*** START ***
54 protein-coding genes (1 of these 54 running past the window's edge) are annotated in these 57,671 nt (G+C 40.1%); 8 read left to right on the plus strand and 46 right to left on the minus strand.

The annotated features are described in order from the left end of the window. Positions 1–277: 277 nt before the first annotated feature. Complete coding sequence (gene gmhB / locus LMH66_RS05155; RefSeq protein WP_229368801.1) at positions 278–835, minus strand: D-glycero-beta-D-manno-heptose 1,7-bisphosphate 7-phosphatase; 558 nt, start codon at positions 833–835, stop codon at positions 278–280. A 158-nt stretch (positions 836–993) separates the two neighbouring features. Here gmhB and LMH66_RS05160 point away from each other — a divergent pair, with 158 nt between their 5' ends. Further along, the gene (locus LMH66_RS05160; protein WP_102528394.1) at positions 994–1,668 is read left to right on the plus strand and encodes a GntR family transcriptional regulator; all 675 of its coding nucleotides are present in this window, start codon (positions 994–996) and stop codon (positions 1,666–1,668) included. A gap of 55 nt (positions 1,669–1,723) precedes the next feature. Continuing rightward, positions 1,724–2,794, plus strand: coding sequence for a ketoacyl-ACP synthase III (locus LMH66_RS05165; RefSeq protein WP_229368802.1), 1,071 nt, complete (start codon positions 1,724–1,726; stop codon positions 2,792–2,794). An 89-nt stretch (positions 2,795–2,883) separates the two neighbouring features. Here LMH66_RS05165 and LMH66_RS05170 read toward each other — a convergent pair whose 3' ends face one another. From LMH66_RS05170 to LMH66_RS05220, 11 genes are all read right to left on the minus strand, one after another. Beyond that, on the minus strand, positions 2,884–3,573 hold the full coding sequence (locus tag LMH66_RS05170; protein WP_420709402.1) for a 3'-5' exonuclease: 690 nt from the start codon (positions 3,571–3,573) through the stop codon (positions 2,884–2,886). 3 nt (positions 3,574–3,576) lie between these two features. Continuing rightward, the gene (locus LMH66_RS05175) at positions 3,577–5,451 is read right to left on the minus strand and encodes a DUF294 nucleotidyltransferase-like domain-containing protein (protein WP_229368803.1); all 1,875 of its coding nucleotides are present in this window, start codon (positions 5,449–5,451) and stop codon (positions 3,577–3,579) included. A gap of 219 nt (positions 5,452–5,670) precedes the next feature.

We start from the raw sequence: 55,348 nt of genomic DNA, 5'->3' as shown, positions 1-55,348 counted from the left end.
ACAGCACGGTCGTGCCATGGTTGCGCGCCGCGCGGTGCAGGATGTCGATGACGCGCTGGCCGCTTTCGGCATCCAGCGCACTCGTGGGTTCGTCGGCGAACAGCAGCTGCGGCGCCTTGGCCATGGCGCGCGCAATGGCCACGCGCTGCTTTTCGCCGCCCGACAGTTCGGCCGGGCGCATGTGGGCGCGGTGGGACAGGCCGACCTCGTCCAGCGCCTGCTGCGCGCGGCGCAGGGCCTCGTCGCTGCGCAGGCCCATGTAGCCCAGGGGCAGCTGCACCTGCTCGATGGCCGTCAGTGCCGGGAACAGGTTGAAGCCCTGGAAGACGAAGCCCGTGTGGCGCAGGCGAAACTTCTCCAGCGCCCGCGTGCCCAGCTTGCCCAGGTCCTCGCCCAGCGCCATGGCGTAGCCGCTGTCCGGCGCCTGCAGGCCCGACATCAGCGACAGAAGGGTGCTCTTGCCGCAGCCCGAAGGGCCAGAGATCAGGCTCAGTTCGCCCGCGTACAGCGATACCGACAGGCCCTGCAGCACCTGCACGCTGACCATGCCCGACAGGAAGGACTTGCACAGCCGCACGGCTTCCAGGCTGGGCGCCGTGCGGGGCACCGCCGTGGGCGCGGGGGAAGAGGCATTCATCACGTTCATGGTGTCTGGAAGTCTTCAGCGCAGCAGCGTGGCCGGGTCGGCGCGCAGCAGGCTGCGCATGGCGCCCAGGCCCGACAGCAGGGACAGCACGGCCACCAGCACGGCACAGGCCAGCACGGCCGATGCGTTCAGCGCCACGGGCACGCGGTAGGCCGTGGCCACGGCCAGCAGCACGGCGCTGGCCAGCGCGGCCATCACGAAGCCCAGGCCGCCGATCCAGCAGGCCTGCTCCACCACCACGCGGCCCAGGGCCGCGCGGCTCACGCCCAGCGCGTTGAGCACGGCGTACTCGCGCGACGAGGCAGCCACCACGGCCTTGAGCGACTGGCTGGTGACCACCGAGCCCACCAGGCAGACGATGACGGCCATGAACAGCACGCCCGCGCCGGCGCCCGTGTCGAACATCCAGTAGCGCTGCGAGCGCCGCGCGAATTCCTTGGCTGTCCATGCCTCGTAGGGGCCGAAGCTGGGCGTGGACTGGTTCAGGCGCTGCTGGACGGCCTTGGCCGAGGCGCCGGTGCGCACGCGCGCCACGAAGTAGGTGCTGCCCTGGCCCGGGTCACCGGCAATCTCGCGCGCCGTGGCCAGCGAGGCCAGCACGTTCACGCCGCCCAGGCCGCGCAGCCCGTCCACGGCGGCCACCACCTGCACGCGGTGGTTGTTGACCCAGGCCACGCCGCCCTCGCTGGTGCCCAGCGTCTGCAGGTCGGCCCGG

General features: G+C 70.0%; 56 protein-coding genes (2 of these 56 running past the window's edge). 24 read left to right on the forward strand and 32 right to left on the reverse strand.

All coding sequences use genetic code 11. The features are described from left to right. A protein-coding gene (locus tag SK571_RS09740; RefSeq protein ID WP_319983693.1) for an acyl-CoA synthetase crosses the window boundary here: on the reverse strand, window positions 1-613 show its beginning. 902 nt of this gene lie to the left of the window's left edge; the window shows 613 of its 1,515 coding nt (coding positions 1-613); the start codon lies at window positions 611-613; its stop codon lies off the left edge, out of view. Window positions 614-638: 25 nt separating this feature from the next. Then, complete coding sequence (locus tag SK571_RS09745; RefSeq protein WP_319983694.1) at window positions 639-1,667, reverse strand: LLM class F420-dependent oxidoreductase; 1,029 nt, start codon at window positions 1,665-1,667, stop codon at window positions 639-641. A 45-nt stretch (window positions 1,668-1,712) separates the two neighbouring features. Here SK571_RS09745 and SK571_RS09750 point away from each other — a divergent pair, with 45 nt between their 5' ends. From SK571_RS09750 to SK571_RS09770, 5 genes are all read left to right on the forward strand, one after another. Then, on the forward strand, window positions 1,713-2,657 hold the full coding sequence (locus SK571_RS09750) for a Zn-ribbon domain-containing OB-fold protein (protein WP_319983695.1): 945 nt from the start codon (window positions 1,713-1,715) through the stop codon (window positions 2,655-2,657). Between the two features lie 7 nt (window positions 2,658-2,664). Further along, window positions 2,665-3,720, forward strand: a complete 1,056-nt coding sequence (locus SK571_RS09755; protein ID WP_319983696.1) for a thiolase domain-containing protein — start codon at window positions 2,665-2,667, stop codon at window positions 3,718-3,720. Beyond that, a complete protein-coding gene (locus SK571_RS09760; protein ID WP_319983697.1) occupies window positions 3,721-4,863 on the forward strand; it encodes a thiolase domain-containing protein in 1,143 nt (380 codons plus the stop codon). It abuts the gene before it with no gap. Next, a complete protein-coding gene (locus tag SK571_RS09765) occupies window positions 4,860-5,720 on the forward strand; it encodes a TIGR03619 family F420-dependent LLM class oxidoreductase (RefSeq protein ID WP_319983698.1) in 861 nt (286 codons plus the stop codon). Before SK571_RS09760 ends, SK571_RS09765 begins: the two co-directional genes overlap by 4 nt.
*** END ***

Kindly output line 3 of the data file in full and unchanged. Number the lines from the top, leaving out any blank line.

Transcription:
We start from the raw sequence: 55,348 nt of genomic DNA, 5'->3' as shown, positions 1-55,348 counted from the left end.